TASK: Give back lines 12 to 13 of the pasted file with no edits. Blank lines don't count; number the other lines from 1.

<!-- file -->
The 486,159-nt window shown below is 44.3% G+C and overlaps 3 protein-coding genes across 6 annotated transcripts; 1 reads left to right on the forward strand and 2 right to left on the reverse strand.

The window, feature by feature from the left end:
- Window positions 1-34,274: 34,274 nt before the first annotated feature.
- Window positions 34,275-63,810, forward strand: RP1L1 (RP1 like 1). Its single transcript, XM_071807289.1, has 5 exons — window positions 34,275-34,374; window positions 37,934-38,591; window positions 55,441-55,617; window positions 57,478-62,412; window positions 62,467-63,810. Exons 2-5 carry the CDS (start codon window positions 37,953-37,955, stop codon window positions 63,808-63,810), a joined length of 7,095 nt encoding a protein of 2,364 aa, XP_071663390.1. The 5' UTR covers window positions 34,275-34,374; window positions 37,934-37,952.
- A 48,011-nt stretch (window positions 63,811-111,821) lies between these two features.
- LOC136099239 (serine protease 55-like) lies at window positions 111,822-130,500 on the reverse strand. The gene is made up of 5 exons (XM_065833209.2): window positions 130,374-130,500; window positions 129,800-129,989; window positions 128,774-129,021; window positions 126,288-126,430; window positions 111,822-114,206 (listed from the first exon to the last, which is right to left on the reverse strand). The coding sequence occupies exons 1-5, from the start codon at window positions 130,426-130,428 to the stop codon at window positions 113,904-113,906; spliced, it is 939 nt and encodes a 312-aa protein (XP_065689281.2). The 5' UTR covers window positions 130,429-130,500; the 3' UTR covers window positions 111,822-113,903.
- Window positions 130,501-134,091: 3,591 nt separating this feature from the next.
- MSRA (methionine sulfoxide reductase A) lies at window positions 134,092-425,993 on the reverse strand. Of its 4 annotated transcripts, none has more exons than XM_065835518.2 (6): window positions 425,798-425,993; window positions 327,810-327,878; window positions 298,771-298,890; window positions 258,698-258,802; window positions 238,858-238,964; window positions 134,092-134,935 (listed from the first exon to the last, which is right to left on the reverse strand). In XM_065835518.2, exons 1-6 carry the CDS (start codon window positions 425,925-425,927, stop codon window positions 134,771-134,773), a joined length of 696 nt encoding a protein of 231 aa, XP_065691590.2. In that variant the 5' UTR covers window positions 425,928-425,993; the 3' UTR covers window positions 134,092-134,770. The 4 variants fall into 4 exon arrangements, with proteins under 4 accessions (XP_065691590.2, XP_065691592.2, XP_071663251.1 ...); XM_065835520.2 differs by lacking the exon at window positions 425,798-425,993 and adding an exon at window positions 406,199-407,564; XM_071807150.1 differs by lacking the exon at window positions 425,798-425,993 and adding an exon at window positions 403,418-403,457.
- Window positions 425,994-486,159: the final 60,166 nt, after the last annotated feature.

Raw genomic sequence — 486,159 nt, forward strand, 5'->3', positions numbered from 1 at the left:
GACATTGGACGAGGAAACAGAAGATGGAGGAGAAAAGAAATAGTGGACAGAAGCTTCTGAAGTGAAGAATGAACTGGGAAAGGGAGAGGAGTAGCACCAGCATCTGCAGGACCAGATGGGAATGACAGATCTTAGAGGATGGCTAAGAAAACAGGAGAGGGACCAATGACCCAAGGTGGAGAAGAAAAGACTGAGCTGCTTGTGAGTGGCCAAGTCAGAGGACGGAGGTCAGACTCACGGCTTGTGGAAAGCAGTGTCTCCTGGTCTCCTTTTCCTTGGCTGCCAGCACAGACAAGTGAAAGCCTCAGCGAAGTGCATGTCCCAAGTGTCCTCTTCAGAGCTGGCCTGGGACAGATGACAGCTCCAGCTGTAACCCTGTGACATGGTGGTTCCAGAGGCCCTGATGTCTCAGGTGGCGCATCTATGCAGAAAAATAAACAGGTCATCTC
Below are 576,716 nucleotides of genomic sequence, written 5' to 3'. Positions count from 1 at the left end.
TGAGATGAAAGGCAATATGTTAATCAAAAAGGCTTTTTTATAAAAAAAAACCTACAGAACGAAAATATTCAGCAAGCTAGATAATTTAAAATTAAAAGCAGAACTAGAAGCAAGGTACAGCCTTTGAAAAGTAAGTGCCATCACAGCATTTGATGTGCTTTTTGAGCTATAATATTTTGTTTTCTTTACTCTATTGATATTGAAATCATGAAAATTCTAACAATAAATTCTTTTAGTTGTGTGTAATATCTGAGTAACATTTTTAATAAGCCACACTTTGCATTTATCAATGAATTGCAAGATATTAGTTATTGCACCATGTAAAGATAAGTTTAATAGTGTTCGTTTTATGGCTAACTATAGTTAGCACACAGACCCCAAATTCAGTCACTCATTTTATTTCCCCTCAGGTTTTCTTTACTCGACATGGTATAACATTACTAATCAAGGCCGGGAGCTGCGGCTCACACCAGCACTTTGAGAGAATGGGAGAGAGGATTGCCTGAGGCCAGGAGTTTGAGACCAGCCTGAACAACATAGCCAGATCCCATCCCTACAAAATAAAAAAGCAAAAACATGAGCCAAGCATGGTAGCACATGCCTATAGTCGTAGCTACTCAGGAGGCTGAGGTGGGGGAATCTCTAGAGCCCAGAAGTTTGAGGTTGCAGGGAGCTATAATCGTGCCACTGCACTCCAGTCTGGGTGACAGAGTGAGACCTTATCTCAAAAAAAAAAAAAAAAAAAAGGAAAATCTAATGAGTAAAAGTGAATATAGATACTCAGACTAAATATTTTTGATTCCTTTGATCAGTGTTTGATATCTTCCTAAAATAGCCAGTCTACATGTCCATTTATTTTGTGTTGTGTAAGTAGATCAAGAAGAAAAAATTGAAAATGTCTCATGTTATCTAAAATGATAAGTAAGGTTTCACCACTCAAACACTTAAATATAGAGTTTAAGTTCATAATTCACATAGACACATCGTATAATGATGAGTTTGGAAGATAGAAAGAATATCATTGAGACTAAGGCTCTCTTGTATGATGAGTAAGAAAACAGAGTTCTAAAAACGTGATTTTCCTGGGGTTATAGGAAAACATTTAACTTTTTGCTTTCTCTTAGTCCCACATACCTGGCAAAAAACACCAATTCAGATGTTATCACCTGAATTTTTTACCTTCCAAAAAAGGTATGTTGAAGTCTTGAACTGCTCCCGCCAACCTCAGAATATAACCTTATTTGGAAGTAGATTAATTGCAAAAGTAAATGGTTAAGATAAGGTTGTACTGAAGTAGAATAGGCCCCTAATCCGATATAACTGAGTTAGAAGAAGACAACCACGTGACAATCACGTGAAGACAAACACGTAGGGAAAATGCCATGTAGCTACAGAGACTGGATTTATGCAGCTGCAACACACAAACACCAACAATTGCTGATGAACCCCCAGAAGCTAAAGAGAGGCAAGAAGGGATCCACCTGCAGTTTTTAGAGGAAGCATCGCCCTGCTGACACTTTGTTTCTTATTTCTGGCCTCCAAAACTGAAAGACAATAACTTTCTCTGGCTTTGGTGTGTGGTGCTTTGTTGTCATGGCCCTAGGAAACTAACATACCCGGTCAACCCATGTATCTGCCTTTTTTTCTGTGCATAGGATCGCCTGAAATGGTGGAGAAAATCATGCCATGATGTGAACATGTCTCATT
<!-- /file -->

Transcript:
Below are 576,716 nucleotides of genomic sequence, written 5' to 3'. Positions count from 1 at the left end.
TGAGATGAAAGGCAATATGTTAATCAAAAAGGCTTTTTTATAAAAAAAAACCTACAGAACGAAAATATTCAGCAAGCTAGATAATTTAAAATTAAAAGCAGAACTAGAAGCAAGGTACAGCCTTTGAAAAGTAAGTGCCATCACAGCATTTGATGTGCTTTTTGAGCTATAATATTTTGTTTTCTTTACTCTATTGATATTGAAATCATGAAAATTCTAACAATAAATTCTTTTAGTTGTGTGTAATATCTGAGTAACATTTTTAATAAGCCACACTTTGCATTTATCAATGAATTGCAAGATATTAGTTATTGCACCATGTAAAGATAAGTTTAATAGTGTTCGTTTTATGGCTAACTATAGTTAGCACACAGACCCCAAATTCAGTCACTCATTTTATTTCCCCTCAGGTTTTCTTTACTCGACATGGTATAACATTACTAATCAAGGCCGGGAGCTGCGGCTCACACCAGCACTTTGAGAGAATGGGAGAGAGGATTGCCTGAGGCCAGGAGTTTGAGACCAGCCTGAACAACATAGCCAGATCCCATCCCTACAAAATAAAAAAGCAAAAACATGAGCCAAGCATGGTAGCACATGCCTATAGTCGTAGCTACTCAGGAGGCTGAGGTGGGGGAATCTCTAGAGCCCAGAAGTTTGAGGTTGCAGGGAGCTATAATCGTGCCACTGCACTCCAGTCTGGGTGACAGAGTGAGACCTTATCTCAAAAAAAAAAAAAAAAAAAAGGAAAATCTAATGAGTAAAAGTGAATATAGATACTCAGACTAAATATTTTTGATTCCTTTGATCAGTGTTTGATATCTTCCTAAAATAGCCAGTCTACATGTCCATTTATTTTGTGTTGTGTAAGTAGATCAAGAAGAAAAAATTGAAAATGTCTCATGTTATCTAAAATGATAAGTAAGGTTTCACCACTCAAACACTTAAATATAGAGTTTAAGTTCATAATTCACATAGACACATCGTATAATGATGAGTTTGGAAGATAGAAAGAATATCATTGAGACTAAGGCTCTCTTGTATGATGAGTAAGAAAACAGAGTTCTAAAAACGTGATTTTCCTGGGGTTATAGGAAAACATTTAACTTTTTGCTTTCTCTTAGTCCCACATACCTGGCAAAAAACACCAATTCAGATGTTATCACCTGAATTTTTTACCTTCCAAAAAAGGTATGTTGAAGTCTTGAACTGCTCCCGCCAACCTCAGAATATAACCTTATTTGGAAGTAGATTAATTGCAAAAGTAAATGGTTAAGATAAGGTTGTACTGAAGTAGAATAGGCCCCTAATCCGATATAACTGAGTTAGAAGAAGACAACCACGTGACAATCACGTGAAGACAAACACGTAGGGAAAATGCCATGTAGCTACAGAGACTGGATTTATGCAGCTGCAACACACAAACACCAACAATTGCTGATGAACCCCCAGAAGCTAAAGAGAGGCAAGAAGGGATCCACCTGCAGTTTTTAGAGGAAGCATCGCCCTGCTGACACTTTGTTTCTTATTTCTGGCCTCCAAAACTGAAAGACAATAACTTTCTCTGGCTTTGGTGTGTGGTGCTTTGTTGTCATGGCCCTAGGAAACTAACATACCCGGTCAACCCATGTATCTGCCTTTTTTTCTGTGCATAGGATCGCCTGAAATGGTGGAGAAAATCATGCCATGATGTGAACATGTCTCATT